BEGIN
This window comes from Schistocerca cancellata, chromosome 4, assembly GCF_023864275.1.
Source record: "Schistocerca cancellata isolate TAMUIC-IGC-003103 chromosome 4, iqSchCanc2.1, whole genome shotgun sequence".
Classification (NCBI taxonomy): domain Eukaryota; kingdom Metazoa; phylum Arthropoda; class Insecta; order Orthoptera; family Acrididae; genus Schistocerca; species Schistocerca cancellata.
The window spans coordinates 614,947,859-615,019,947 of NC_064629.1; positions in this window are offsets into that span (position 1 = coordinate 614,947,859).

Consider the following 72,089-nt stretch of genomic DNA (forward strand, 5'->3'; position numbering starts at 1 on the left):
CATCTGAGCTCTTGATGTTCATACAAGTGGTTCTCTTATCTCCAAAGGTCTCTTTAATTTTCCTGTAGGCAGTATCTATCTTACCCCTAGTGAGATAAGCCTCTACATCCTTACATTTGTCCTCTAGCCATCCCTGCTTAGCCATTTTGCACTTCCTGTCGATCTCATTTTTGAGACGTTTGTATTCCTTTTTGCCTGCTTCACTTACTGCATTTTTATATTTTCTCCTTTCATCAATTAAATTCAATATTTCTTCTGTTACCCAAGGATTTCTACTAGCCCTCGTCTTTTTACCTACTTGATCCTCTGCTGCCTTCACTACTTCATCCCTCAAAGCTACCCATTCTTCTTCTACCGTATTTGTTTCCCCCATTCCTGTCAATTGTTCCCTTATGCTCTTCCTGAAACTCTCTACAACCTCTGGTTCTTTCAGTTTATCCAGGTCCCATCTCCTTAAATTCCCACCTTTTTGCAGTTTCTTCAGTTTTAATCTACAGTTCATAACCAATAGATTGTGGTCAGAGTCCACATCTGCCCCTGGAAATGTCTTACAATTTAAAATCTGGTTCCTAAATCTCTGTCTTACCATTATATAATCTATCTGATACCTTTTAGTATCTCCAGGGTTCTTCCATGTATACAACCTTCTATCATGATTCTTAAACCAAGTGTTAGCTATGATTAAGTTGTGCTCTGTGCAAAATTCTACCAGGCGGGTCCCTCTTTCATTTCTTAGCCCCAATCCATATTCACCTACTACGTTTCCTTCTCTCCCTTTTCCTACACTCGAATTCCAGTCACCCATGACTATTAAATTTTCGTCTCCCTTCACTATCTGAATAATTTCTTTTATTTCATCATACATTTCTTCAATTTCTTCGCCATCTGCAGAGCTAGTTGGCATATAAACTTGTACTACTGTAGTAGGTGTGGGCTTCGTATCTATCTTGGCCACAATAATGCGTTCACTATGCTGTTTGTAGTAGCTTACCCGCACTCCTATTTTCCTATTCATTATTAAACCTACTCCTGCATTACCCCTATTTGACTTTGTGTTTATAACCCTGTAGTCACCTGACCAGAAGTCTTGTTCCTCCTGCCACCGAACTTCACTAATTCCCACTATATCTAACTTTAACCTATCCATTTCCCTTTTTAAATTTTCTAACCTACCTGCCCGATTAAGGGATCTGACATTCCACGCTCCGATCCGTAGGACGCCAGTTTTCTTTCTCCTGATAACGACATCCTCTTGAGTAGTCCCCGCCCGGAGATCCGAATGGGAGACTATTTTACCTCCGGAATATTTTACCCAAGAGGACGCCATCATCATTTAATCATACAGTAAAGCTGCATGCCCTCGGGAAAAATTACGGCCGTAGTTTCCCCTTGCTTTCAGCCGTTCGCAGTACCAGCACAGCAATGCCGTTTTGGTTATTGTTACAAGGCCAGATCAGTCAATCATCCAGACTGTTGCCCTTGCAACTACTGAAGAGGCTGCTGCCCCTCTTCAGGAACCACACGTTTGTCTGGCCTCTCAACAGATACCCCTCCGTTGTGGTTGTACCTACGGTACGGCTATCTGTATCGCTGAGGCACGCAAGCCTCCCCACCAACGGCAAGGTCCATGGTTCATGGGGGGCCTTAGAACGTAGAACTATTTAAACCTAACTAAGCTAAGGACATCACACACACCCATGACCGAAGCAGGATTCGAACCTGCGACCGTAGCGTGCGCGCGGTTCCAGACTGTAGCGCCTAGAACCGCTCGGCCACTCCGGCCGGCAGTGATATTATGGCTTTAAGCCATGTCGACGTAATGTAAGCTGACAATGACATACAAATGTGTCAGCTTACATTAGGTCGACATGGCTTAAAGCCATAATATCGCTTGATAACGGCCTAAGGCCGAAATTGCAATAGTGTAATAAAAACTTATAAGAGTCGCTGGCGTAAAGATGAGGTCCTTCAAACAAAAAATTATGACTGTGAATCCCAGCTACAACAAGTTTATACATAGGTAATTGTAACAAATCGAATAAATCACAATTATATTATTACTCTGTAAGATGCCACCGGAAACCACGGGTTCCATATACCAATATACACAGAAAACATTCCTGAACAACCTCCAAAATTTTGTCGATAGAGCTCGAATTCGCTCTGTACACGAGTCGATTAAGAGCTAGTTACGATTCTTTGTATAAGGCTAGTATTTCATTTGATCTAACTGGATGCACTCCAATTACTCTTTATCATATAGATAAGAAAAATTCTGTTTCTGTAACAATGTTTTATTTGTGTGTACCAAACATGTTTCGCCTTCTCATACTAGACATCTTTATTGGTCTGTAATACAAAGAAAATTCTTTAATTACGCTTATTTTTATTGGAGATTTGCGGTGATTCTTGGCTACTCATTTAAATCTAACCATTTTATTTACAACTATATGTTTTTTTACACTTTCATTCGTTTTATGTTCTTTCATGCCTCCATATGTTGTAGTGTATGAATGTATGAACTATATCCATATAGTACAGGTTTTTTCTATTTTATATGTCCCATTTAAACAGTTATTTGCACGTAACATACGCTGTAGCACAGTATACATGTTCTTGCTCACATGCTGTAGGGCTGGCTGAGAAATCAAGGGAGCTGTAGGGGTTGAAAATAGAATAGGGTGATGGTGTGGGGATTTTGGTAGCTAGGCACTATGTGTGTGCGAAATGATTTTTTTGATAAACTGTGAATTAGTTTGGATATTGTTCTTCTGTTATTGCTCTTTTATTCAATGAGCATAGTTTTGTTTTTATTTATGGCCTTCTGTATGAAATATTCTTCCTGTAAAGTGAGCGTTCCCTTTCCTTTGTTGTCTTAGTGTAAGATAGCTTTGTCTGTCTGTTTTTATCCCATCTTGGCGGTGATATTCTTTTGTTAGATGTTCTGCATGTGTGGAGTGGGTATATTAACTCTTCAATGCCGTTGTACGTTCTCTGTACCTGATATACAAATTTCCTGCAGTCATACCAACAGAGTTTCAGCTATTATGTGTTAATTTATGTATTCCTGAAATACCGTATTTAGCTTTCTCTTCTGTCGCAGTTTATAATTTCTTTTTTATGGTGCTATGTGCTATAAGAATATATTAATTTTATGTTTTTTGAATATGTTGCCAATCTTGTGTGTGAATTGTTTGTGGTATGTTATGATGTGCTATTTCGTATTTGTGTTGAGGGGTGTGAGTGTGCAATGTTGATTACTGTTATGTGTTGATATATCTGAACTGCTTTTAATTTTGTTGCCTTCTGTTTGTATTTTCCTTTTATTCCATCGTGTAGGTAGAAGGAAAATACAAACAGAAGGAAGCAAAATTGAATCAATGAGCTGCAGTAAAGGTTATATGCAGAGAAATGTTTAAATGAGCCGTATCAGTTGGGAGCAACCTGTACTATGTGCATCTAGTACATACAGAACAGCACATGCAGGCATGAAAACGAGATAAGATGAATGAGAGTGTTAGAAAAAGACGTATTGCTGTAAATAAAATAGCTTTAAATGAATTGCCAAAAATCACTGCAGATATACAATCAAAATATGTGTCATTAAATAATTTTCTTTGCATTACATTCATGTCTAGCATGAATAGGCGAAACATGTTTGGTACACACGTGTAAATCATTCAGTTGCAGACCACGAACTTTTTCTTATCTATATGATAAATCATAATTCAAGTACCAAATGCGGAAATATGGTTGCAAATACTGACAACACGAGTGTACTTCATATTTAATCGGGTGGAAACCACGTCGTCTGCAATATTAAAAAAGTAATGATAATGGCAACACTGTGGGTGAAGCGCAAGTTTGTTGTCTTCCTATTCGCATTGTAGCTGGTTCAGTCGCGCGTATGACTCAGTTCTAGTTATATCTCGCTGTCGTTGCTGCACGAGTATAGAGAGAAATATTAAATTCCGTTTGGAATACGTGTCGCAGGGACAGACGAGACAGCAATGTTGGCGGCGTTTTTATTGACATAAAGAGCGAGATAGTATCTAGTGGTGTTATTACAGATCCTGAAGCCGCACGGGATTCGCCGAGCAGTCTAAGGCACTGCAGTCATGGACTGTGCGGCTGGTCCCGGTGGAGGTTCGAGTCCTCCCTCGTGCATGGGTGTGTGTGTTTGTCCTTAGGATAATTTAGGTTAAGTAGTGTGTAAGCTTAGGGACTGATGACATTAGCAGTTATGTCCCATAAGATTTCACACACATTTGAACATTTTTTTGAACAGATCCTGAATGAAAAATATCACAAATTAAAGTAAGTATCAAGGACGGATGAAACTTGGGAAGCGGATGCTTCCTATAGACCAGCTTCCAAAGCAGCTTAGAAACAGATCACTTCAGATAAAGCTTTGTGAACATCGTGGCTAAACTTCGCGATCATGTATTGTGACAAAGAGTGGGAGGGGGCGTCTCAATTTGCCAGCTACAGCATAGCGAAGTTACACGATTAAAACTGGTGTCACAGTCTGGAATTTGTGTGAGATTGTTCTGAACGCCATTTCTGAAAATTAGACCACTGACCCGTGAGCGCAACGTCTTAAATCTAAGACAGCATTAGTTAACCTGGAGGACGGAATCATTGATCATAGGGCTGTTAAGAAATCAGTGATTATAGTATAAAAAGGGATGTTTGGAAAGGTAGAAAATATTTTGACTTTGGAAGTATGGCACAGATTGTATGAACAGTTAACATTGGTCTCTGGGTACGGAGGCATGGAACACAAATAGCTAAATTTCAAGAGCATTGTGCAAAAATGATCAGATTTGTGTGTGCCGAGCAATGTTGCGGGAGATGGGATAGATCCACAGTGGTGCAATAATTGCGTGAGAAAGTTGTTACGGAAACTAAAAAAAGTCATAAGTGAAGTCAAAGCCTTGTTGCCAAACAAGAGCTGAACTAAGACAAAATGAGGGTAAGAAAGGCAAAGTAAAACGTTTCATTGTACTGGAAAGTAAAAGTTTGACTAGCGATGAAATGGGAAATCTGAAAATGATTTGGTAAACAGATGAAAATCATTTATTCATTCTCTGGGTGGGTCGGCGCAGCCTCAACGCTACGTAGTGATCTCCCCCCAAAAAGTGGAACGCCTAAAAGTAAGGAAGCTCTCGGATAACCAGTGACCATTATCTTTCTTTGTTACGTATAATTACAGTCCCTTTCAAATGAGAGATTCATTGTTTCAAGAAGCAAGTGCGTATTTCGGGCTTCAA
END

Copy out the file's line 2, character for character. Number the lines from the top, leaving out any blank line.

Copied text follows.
Source record: "Schistocerca cancellata isolate TAMUIC-IGC-003103 chromosome 4, iqSchCanc2.1, whole genome shotgun sequence".